Our Residential Condo Association and a Commercial Association occupy the same building; commercial units on the bottom floors and the residential units are on the upper floors. The associations split shared expenses and project costs
The residential Association has regularly scheduled monthly meetings and an Executive Board consisting of 7 members.
At a regular monthly meeting of the our Residential Condo Association’s Executive Board with six directors attending, “Mr. A” moved to split costs of a project between the Residential Association and the Commercial Plaza Association in the ratio of 75%/25%, respectively. The motion was seconded. After debate, the motion was put to a vote and defeated 4 to 2, “Mr. A” being 1 of the 2 votes for the motion.
“Mr. A” immediately then made a motion to split the costs 60%40%. It was seconded and then debated. A vote was taken and the motion adopted 4 to 2.
At the beginning of the next regularly scheduled monthly meeting of the Residential Association Executive Board and with 6 directors present, “Mr. B” made a motion to amend the agenda to include discussion of the 60/40 distribution split adopted at the previous month's meeting (#2 above). Motion was seconded and the chair accepted the addition to the agenda.
At the proper time, “Mr. B” moved to nullify the previously adopted motion, (#2 above), primarily citing that it was out of order for “Mr. A” on March 27th, 2017, to make the motion since he was not on the prevailing side of defeated first motion (#1 above). The motion was seconded and debated.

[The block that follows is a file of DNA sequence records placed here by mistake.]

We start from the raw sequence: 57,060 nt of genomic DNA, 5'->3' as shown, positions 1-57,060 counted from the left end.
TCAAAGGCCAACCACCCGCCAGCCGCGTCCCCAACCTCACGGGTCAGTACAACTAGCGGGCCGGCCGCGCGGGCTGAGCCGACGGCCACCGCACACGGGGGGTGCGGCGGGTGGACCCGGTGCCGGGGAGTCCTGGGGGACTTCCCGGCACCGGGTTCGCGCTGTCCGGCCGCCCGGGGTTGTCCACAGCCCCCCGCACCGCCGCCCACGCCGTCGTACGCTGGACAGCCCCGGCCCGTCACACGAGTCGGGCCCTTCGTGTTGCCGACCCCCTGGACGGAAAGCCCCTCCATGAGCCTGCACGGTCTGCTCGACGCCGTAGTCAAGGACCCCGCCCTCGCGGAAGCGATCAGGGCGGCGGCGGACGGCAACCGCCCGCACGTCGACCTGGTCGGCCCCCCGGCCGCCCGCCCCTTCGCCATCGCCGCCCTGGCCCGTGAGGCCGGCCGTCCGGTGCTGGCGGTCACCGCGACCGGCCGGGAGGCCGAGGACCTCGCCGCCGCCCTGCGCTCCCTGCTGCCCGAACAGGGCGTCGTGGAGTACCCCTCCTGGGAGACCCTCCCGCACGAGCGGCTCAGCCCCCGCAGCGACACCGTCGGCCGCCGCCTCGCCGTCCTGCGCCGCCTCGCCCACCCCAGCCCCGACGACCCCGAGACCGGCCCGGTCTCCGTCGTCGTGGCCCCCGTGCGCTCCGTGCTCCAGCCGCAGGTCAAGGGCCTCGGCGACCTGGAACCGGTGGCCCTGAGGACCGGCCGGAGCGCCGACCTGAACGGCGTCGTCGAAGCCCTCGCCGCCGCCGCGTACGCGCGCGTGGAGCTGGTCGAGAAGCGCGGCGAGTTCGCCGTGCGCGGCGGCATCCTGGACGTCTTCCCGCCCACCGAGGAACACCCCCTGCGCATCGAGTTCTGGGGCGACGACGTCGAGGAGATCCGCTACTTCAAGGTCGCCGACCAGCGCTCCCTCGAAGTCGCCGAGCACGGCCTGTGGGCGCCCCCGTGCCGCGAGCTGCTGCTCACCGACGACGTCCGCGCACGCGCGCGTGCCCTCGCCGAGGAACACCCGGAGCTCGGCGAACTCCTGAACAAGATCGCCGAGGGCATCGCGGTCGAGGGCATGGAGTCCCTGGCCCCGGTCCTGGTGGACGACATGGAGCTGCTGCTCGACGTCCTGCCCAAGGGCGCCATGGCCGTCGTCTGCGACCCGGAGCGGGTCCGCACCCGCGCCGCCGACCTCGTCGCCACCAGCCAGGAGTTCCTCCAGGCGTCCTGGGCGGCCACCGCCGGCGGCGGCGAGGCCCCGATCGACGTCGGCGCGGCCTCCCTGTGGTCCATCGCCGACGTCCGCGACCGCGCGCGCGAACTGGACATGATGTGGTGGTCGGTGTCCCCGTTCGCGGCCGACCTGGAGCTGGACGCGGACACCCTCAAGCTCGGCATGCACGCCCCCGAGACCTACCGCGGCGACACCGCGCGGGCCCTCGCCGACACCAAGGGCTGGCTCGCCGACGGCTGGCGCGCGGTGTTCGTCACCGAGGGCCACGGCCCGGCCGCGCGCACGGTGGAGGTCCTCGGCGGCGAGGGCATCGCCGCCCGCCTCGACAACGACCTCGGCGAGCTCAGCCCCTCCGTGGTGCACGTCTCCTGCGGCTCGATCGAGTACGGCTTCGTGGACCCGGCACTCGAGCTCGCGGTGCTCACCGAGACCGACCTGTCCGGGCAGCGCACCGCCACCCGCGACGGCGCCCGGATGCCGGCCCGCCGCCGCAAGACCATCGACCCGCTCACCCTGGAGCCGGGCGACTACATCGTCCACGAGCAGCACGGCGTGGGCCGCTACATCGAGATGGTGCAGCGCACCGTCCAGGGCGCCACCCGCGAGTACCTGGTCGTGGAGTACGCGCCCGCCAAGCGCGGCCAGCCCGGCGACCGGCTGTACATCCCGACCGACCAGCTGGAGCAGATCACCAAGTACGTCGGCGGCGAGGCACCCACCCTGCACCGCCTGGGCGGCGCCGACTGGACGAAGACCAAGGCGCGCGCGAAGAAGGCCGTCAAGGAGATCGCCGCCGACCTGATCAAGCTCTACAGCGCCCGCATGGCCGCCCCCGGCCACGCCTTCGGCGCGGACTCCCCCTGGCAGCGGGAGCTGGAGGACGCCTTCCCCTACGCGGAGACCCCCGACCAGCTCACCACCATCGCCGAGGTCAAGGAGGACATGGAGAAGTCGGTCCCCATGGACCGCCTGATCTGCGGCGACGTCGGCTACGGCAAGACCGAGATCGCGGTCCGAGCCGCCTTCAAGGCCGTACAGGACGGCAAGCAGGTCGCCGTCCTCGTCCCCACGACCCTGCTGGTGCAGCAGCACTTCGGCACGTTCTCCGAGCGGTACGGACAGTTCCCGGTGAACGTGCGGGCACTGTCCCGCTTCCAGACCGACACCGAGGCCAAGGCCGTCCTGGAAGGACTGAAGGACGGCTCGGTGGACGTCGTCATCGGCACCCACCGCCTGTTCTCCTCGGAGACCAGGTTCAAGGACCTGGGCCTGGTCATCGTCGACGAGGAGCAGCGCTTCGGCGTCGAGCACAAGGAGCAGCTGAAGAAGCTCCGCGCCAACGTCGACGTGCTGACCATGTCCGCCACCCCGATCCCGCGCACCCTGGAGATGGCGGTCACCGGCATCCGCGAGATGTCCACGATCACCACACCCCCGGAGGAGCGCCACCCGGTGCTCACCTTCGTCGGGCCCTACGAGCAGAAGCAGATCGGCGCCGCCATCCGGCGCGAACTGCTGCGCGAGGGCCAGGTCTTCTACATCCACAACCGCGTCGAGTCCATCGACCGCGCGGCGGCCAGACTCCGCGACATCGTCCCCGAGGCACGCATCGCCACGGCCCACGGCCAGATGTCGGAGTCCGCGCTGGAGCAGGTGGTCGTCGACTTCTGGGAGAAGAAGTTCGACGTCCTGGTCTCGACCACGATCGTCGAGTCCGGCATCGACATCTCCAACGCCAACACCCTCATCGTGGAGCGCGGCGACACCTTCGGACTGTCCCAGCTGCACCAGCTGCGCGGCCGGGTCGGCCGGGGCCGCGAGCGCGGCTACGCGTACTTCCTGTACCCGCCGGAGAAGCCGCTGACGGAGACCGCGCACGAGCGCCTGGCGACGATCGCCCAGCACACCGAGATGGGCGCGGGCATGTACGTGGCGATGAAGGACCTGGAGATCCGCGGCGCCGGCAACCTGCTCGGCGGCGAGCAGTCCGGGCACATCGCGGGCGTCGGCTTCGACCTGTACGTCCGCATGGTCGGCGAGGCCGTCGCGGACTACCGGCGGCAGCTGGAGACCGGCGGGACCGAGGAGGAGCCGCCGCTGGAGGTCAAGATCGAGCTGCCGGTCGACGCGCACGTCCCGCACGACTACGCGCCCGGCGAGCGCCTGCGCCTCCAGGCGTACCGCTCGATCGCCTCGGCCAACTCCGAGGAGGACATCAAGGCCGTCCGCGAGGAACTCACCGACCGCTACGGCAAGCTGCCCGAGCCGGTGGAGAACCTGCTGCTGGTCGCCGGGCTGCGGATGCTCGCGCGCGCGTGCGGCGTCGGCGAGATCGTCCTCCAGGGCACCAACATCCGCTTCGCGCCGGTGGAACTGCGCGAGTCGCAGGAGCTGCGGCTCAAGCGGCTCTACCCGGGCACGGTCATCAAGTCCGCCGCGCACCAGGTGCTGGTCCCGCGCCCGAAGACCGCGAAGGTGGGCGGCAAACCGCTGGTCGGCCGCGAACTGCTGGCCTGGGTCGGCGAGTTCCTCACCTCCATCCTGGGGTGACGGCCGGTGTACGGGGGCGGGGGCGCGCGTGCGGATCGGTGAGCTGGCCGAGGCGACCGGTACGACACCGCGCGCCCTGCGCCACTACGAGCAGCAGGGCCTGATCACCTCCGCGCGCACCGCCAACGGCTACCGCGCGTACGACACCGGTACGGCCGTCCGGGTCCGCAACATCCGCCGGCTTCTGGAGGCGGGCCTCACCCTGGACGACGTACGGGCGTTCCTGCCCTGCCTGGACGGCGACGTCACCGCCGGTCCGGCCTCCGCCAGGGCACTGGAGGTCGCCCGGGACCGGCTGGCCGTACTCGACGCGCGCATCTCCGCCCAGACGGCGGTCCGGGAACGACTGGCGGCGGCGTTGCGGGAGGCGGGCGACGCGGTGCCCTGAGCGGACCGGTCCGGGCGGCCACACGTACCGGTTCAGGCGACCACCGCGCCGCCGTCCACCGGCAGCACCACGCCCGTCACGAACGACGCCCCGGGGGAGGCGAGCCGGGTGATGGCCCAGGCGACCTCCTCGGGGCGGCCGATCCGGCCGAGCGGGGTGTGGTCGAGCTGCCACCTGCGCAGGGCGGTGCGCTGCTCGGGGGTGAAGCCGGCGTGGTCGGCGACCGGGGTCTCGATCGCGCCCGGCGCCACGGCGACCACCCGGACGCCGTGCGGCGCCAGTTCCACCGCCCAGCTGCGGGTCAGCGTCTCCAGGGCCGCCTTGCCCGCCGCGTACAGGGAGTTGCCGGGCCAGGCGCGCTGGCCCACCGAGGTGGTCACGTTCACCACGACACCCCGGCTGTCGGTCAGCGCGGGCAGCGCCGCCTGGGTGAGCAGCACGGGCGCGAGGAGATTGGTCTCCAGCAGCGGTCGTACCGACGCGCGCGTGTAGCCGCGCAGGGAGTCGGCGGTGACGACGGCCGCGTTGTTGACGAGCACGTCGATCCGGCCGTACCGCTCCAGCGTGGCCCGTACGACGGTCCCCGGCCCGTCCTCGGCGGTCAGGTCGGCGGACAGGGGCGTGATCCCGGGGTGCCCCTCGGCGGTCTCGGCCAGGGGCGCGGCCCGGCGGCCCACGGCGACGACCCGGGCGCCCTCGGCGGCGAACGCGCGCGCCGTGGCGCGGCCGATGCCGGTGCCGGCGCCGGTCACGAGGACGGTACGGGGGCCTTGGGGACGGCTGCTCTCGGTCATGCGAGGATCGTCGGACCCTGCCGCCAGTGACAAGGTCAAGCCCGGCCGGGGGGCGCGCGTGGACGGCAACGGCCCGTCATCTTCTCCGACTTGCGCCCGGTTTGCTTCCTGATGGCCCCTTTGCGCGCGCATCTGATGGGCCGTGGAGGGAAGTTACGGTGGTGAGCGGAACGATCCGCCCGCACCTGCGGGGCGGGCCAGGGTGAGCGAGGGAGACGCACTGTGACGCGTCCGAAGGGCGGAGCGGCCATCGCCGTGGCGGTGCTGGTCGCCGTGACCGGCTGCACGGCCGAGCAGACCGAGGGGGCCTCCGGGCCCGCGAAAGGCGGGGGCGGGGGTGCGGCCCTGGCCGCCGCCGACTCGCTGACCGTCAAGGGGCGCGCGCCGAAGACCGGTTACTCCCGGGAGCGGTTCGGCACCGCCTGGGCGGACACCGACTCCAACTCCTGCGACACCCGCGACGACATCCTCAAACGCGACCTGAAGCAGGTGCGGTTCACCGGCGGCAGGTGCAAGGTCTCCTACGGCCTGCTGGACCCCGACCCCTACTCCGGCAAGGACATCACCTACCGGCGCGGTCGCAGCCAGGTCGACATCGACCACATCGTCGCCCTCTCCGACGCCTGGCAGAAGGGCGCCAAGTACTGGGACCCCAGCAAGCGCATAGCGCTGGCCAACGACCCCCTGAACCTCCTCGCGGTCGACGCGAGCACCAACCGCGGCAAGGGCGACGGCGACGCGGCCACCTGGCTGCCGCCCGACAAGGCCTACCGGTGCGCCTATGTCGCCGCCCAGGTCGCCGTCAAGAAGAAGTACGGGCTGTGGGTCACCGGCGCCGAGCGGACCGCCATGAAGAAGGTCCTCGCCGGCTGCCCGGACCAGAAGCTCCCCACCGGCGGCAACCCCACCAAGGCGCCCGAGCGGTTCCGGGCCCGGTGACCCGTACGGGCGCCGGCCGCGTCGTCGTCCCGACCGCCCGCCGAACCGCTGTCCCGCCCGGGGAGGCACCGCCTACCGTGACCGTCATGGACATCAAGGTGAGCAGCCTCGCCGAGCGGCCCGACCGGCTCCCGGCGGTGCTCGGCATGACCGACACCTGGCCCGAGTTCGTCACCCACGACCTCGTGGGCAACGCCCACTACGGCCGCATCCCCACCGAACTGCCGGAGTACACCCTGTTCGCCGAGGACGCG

The Chair then ruled that the motion could not be put to a vote until he was satisfied a parliamentary rule had been violated. No motion, however was made to table, delay or otherwise postpone the question.
“Mr. B” stated that the motion had already been properly brought to the Executive Board, seconded, opened for debate and was on the table for the Board to decide. Regardless of whether or not “Mr. B’s” reasoning was correct, it has no bearing on the proper next step of procedure, i.e., resolve the question by a vote. “Mr. B.” proceeded to “call the question”.
The chair then made a motion to adjourn. It was not seconded
“Mr B” then stated that the motion to nullify was still pending. The Chair then put the question to a vote of the Executive Board and it resulted in a 3-3 tie.
Since there was a tie, “Mr. B” then asked the Chair to include the question in #4 above, as an item on the next regularly scheduled meeting. The Chair agreed to do so and also would seek a parliamentarian’s opinion on the motion made in #2 above. The Chair proceeded to the next item on the agenda
Should #2 been ruled out of order at the first meeting?
Was “Mr. B” correct for insisting the question in #4 be put to a vote before proceeding with the meeting since no one made another motion to deal with the current main motion to nullify ?